Periods - Symptoms 

  • Overview

Symptoms of periods 

Premenstrual syndrome (PMS)

Lucy used to have PMS. She describes how the condition affected her physically and psychologically, and what it took to get diagnosed. An expert describes the different symptoms, causes and treatment options for PMS.

Media last reviewed: 25/11/2011

Next review due: 25/11/2013

Sanitary towels, tampons and menstrual cups

Sanitary towels and tampons absorb the blood released during your period.

Tampons need to be changed regularly (follow the instructions on the packet). This reduces the risk of toxic shock syndrome (a rare but serious infection).

Menstrual cups are an alternative to tampons and sanitary towels. They're made of medical grade silicone and are worn inside the vagina.

Menstrual cups collect menstrual fluid rather than absorbing it. Unlike sanitary towels and tampons, which are thrown away after use, menstrual cups can be used again.

During your period you'll bleed from your vagina for a few days. The bleeding will usually be the heaviest in the first two days.

How long your period lasts depends on your menstrual cycle. Your period could last for three to eight days, but it will usually last for about five.

The amount of blood you lose during your period will depend on how heavy they are. It's usually about 30 to 72 millilitres (5 to 12 teaspoons), although some women bleed more heavily than this.

If you have heavy periods, there are a number of treatment options available. If your bleeding isn't too severe, you could try using a sanitary towel or tampon with a higher absorbency.

There are also a number of medications to help reduce bleeding. For example, the levonorgestrel-releasing intrauterine system (LNG-IUS) is a small plastic device that's inserted into your womb and releases a hormone called progestogen. It prevents the womb lining growing so quickly.

Alternatively, tranexamic acid tablets work by helping the blood in your womb clot.

Read more about treating heavy periods.

Before your period

The changing levels of hormones in your body before your periods can cause physical and emotional changes. For example, your breasts might get bigger, you may feel bloated or you may cry more easily.

You also may have pain or discomfort in your lower abdomen or back, which may last for some or all of your period.

If you have pain or discomfort, there are a number of self-help techniques you can try, such as using painkilling medication (paracetamol or NSAIDs), gentle exercise, applying a heat pad or hot water bottle to your tummy, and massaging your lower abdomen.

If paracetamol or NSAIDs aren't providing enough pain relief, your GP may be able to prescribe a stronger painkiller such as codeine to take as well.

Read more about treating painful periods.

Premenstrual syndrome (PMS)

Premenstrual syndrome (PMS), also known as premenstrual tension (PMT), describes the physical, psychological and emotional symptoms that can occur in the days before a woman's period. However, it doesn't affect every woman who has periods.

There are many possible symptoms of PMS. Some of the most common physical symptoms are:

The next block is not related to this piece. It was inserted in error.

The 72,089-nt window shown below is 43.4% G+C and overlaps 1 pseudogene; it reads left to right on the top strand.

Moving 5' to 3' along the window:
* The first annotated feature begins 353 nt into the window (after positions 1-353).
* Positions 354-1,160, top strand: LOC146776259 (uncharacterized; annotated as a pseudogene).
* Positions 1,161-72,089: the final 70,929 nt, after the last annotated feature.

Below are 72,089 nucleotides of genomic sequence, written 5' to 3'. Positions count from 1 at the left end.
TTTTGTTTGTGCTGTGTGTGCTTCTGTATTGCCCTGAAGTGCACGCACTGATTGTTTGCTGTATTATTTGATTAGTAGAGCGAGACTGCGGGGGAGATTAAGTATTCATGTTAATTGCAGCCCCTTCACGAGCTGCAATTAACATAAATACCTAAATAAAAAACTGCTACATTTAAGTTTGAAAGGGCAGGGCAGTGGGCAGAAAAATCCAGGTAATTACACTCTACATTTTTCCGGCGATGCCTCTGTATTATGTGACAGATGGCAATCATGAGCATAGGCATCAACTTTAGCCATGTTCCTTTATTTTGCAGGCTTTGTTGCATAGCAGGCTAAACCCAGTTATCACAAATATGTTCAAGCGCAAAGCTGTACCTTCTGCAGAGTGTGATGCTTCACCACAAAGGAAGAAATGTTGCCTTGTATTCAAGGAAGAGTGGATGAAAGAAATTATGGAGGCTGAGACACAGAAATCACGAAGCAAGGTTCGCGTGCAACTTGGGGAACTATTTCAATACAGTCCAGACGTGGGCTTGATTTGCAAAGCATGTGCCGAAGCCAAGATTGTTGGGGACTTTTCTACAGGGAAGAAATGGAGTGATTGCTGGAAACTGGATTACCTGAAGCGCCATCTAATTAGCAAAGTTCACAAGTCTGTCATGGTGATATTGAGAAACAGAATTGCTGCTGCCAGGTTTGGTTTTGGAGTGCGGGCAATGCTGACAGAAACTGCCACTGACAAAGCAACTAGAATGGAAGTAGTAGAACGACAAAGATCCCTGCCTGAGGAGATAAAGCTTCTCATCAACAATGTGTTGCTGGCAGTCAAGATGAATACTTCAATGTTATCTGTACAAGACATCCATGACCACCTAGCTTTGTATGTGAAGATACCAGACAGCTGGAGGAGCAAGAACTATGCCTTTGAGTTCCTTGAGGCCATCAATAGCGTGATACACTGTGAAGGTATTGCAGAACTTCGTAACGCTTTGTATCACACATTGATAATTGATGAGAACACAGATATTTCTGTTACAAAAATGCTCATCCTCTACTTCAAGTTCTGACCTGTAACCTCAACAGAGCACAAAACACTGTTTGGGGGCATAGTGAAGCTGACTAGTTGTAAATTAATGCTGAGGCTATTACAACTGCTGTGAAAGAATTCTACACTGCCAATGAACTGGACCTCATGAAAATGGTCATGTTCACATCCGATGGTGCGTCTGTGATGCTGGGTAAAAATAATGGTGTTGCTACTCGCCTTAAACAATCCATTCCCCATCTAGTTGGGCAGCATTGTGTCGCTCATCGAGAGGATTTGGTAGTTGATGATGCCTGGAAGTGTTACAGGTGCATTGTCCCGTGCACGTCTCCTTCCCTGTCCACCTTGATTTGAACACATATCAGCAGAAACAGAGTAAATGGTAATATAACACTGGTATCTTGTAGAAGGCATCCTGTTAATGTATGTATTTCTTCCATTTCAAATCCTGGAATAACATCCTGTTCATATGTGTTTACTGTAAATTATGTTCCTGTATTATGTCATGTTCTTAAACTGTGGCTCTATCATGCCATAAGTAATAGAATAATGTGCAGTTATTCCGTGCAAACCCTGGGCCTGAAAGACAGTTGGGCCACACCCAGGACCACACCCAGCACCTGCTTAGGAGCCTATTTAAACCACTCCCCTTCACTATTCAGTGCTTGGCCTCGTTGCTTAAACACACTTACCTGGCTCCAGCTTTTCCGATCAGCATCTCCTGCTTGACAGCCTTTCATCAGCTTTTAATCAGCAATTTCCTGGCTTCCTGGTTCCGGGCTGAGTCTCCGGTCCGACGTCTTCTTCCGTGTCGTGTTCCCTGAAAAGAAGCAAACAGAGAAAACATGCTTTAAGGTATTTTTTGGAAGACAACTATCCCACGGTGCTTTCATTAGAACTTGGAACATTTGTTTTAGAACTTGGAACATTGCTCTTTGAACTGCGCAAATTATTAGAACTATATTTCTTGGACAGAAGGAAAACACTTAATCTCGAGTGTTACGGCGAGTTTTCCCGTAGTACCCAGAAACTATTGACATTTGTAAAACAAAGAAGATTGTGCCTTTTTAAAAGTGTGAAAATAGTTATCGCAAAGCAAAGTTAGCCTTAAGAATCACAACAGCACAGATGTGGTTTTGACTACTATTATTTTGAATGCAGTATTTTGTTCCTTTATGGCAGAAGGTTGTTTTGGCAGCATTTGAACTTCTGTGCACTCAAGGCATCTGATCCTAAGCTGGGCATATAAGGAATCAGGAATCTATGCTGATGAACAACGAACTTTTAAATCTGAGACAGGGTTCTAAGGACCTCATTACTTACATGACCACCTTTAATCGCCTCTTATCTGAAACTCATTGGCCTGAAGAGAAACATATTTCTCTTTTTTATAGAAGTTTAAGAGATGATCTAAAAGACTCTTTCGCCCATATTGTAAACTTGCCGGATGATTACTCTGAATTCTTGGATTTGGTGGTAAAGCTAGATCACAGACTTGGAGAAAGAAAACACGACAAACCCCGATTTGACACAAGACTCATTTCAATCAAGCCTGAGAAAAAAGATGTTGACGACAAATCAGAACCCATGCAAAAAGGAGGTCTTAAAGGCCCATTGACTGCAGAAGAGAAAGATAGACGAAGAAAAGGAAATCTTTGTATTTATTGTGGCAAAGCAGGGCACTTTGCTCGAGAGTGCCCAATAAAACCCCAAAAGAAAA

• fluid retention and feeling bloated
  • tummy pain and discomfort
  • headaches
  • changes to your skin and hair
  • backache
  • muscle and joint pain
  • breast tenderness
  • insomnia (problems sleeping)
  • dizziness
  • tiredness
  • nausea
  • weight gain (up to 1kg)

Common psychological symptoms of PMS include:

  • mood swings
  • feeling upset or emotional
  • feeling irritable or angry
  • depressed mood
  • crying and tearfulness
  • anxiety 
  • difficulty concentrating
  • confusion and forgetfulness
  • restlessness
  • decreased self-esteem

Symptoms such as fluid retention, feeling bloated, mood swings and irritability will usually improve when your period starts. They will disappear completely a few days after your period has finished.

Other symptoms such as weight gain will need to be addressed with diet and exercise.

Read more about treating PMS.

Changes in your periods

Your periods can change – for example, they may last longer or get lighter. This doesn't necessarily mean there's a problem, but it does need to be investigated. You can go to see your GP or you can visit your nearest women's clinic or contraceptive clinic.

Bleeding between periods, after having sex or after the menopause needs to be checked by a doctor. It might be caused by infection, abnormalities in the cervix (the neck of the womb) or, in rare cases, it could be cancer.

Read more about what causes bleeding between periods.

If you miss a period and you've had sex, you could be pregnant. Find out about taking a pregnancy test. See your GP if you're not pregnant and you've missed two or three periods.

Page last reviewed: 03/10/2013

Next review due: 03/10/2015

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The 1 comments posted are personal views. Any information they give has not been checked and may not be accurate.

tez1986 said on 02 June 2013

Hello, I had a baby 5 months ago and when my baby was 1 month I got the injection to prevent getting pregnant again but I come on my period just over a month ago and I am still bleeding now making it just over a month. I feel dizzy and just dont feel like myself. Can anyone give me advice about this is this normal?

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